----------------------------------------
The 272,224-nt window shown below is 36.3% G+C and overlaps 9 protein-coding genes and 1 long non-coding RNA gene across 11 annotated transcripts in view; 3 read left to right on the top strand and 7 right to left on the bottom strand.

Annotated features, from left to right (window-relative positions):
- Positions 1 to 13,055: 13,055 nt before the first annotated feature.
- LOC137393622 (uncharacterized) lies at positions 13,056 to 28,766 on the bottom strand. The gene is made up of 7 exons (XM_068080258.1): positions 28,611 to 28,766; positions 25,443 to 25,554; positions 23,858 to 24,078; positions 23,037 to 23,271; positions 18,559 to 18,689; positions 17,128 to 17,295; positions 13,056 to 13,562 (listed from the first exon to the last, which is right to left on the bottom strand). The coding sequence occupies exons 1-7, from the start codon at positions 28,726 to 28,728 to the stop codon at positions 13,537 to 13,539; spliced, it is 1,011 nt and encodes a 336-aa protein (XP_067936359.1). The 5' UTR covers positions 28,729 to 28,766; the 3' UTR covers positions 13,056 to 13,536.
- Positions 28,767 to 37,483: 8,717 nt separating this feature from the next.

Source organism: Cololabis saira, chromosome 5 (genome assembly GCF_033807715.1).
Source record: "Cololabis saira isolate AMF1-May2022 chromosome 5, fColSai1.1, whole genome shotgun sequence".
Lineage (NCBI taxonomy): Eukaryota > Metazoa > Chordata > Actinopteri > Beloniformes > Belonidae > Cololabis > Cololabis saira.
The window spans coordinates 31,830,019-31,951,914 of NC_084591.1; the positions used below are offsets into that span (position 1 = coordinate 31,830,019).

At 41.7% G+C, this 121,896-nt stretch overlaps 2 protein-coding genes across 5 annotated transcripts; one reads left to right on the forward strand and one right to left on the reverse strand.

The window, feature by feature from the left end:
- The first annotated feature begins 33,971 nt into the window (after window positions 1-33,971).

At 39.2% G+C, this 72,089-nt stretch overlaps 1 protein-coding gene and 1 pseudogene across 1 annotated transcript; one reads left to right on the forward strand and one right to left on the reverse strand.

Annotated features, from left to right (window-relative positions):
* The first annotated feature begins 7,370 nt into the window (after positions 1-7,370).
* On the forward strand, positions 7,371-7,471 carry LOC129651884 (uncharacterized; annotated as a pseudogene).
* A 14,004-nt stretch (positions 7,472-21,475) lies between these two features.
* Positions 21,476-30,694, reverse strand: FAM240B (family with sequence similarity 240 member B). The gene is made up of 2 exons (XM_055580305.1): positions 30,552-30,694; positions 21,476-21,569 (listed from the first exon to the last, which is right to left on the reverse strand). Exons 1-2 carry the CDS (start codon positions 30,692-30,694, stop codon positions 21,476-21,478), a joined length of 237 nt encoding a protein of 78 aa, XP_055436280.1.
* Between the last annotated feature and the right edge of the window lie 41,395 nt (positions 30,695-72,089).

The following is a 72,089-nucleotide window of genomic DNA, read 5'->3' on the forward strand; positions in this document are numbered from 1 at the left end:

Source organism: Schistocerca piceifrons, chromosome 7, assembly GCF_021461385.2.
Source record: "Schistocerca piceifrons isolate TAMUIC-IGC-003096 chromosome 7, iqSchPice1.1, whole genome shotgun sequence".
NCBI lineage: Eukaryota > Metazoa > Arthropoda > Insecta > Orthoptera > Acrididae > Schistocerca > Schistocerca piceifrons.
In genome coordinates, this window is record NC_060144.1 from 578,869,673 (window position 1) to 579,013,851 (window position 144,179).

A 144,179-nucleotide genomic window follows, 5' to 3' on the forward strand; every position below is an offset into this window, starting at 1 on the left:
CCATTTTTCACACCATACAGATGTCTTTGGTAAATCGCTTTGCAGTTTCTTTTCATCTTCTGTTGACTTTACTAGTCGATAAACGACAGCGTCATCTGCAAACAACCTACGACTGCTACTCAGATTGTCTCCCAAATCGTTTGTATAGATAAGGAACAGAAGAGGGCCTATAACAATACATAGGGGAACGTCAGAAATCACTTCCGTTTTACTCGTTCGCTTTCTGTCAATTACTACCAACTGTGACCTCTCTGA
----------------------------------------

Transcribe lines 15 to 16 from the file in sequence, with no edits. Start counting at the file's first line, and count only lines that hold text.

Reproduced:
* The first annotated feature begins 7,370 nt into the window (after positions 1-7,370).
* On the forward strand, positions 7,371-7,471 carry LOC129651884 (uncharacterized; annotated as a pseudogene).